On the other hand, some companies that paid much money for branding won’t love the new changes, obviously made to better match to the new needs of the user and their logo turned into a well known brand symbol.

Under these circumstances, the new logos would be the “responsive” versions of the existent ones.The redesign will be crucial, the logo must have many common elements with the conventional one, but enough suitable for mobile versions. Pretty complicated, isn’t it?

Once again, these four points are only a personal opinion and none should judge these as rules. The logo designers must collaborate better with the designers and developers to create a light version of the website, very accessible via mobile devices. The new logos must be wisely created and tested to be sure that will match with the website and the new conditions of web surfing.

I am sure that in the next months, the logo designers will treat this matter seriously and sooner posts like these will turn into something more common. But more important is the necessity of an active dialogue between all the members of the logo design community; only in this context will be made the best decisions.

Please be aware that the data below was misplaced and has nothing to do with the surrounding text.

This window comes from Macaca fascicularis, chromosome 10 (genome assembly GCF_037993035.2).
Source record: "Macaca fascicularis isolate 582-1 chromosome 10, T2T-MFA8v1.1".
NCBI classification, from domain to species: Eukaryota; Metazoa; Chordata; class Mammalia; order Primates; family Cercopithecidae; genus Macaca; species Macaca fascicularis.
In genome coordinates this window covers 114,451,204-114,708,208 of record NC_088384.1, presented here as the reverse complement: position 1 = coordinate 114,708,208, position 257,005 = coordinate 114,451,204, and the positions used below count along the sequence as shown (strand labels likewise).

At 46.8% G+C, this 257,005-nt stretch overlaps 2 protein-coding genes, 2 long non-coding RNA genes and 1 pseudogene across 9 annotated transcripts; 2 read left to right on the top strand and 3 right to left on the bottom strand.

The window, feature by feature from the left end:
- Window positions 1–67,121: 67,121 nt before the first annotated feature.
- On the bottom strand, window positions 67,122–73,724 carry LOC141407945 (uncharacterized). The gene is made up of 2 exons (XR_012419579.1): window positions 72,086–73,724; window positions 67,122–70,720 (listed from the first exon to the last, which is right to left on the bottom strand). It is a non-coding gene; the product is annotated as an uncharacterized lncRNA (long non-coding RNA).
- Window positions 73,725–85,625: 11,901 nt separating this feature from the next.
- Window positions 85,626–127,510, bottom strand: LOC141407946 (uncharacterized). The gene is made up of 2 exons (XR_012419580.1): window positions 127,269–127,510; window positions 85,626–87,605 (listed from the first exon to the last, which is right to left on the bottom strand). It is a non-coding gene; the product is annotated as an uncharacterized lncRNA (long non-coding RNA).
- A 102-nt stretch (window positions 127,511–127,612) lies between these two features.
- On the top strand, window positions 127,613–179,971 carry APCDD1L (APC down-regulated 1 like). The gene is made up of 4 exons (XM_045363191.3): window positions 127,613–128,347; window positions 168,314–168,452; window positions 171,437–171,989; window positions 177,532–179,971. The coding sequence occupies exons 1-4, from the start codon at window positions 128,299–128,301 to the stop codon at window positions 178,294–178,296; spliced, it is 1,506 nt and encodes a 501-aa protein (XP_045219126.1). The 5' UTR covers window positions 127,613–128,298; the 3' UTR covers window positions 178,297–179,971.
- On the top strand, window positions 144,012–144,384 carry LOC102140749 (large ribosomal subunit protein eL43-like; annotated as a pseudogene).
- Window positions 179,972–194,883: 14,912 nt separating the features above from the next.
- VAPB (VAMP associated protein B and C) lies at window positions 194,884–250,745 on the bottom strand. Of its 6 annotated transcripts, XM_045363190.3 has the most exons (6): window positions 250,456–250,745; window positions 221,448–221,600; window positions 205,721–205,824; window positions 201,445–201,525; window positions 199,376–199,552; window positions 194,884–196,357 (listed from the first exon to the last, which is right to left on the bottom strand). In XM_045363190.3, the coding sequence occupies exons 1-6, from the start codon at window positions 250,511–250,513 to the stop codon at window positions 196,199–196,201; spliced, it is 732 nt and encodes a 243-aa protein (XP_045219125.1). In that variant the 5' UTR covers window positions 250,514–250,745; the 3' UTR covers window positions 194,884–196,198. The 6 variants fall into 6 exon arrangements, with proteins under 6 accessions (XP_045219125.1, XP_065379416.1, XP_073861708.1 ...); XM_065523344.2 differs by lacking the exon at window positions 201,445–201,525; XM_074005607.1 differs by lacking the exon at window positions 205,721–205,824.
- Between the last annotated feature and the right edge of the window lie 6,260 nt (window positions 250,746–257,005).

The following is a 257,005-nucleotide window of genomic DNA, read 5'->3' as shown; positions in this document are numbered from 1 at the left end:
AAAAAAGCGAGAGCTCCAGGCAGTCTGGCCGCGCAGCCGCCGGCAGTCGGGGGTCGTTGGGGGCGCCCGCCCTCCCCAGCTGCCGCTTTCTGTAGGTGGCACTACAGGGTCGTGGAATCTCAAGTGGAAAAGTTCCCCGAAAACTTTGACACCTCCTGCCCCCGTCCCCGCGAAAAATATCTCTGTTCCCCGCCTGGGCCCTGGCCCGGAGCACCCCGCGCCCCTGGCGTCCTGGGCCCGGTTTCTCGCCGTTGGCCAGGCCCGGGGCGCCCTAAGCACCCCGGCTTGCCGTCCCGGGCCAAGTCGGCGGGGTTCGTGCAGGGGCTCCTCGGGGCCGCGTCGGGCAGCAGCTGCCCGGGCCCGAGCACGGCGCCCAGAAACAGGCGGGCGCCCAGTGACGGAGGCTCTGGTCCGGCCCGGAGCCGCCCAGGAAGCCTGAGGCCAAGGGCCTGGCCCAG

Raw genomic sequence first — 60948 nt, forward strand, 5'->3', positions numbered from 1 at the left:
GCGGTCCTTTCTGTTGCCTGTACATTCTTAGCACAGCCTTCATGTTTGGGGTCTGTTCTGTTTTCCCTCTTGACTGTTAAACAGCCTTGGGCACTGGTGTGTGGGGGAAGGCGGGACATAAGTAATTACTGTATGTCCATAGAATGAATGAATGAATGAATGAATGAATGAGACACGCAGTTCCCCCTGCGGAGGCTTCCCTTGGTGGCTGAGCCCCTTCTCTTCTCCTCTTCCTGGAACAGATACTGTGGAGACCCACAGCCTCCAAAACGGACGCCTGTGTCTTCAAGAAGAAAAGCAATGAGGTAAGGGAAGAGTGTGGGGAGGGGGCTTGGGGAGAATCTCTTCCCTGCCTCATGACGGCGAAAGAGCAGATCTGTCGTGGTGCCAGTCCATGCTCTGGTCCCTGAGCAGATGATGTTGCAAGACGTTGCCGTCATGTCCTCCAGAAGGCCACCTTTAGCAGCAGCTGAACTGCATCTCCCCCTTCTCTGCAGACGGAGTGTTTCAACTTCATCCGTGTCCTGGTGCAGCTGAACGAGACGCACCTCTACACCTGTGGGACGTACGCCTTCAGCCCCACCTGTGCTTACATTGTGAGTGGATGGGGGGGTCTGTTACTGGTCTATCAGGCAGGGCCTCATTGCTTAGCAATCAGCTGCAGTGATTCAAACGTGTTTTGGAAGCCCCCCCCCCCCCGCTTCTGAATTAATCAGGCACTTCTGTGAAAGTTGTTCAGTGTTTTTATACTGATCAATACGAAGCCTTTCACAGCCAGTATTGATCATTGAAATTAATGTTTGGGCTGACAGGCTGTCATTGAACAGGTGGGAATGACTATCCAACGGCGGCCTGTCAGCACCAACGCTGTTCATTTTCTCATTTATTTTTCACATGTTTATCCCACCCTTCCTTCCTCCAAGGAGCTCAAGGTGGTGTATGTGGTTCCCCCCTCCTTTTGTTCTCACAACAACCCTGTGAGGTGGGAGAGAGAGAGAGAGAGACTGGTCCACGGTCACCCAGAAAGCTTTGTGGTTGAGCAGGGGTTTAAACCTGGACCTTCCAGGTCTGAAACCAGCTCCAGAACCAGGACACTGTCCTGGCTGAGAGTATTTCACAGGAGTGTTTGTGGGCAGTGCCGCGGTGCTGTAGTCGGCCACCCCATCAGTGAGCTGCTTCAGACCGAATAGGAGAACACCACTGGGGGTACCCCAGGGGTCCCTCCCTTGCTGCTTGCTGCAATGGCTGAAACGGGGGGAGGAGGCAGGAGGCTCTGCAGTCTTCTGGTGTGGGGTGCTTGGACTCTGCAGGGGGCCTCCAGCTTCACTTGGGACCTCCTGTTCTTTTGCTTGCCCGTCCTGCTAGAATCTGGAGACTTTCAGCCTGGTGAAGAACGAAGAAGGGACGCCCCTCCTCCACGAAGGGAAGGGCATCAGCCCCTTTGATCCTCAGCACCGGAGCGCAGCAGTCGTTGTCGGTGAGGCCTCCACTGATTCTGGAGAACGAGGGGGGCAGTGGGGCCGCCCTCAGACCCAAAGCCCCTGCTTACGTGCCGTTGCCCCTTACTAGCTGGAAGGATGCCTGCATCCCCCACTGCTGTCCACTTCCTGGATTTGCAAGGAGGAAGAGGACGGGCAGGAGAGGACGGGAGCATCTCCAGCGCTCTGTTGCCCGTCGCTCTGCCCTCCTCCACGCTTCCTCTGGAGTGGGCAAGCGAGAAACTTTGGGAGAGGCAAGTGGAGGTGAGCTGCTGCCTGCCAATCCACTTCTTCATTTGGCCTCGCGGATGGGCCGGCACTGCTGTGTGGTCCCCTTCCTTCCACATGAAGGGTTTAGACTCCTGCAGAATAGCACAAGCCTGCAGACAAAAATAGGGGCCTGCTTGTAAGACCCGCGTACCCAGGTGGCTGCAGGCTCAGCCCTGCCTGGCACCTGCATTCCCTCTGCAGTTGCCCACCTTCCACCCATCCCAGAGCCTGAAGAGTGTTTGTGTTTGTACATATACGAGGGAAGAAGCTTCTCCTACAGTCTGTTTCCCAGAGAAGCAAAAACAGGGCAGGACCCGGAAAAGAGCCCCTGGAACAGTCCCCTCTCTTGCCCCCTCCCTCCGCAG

– Written by Daniel –

You might also like
  1. Pankaj Dobariya says

    Beautiful logo…

  2. […] versions of HTML and CSS, which are the pillars of a new approach of making websites, named ‘responsive design‘. This climate became even more complicated because of the fabulous growth of smartphones and […]

  3. Ahmedabad Webs says

    Beatifuol logo….we at http;// designing logo and different from other logo.

  4. […] that a simpler website is suitable for smartphones and even for tablets…of course, the responsive design is based on simplicity and effectiveness. A logo designer can’t ignore these quiet but […]

  5. william says

    nice creativity buddy ! keep it up 😉

  6. Neha says

    really loving this logos thanks for this.

  7. Rajesh says

    Really Nice creation !!!!!!

Comments are closed.

This website uses cookies to improve your experience. We'll assume you're ok with this, but you can opt-out if you wish. Accept Read More